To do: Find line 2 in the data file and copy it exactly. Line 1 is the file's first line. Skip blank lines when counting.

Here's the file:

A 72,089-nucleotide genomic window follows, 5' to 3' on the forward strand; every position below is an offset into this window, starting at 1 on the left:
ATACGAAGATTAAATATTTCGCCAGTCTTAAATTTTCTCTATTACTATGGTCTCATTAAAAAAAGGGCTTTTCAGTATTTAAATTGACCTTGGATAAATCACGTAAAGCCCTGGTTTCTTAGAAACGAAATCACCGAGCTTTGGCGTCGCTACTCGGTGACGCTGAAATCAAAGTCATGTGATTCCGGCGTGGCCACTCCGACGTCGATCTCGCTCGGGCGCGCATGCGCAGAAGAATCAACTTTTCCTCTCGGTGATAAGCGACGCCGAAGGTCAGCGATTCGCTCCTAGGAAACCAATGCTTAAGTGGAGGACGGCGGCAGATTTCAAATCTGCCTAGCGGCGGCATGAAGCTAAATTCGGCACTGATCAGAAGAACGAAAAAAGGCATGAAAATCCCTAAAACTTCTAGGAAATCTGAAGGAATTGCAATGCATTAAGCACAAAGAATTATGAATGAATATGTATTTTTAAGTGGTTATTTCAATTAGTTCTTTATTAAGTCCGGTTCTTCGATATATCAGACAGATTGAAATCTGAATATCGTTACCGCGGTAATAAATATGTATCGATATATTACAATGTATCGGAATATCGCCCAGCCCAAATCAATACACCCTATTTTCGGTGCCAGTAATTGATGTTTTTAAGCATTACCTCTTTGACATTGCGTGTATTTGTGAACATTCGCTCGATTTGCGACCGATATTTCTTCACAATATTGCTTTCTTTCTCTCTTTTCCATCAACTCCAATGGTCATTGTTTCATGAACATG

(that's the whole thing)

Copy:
ATACGAAGATTAAATATTTCGCCAGTCTTAAATTTTCTCTATTACTATGGTCTCATTAAAAAAAGGGCTTTTCAGTATTTAAATTGACCTTGGATAAATCACGTAAAGCCCTGGTTTCTTAGAAACGAAATCACCGAGCTTTGGCGTCGCTACTCGGTGACGCTGAAATCAAAGTCATGTGATTCCGGCGTGGCCACTCCGACGTCGATCTCGCTCGGGCGCGCATGCGCAGAAGAATCAACTTTTCCTCTCGGTGATAAGCGACGCCGAAGGTCAGCGATTCGCTCCTAGGAAACCAATGCTTAAGTGGAGGACGGCGGCAGATTTCAAATCTGCCTAGCGGCGGCATGAAGCTAAATTCGGCACTGATCAGAAGAACGAAAAAAGGCATGAAAATCCCTAAAACTTCTAGGAAATCTGAAGGAATTGCAATGCATTAAGCACAAAGAATTATGAATGAATATGTATTTTTAAGTGGTTATTTCAATTAGTTCTTTATTAAGTCCGGTTCTTCGATATATCAGACAGATTGAAATCTGAATATCGTTACCGCGGTAATAAATATGTATCGATATATTACAATGTATCGGAATATCGCCCAGCCCAAATCAATACACCCTATTTTCGGTGCCAGTAATTGATGTTTTTAAGCATTACCTCTTTGACATTGCGTGTATTTGTGAACATTCGCTCGATTTGCGACCGATATTTCTTCACAATATTGCTTTCTTTCTCTCTTTTCCATCAACTCCAATGGTCATTGTTTCATGAACATG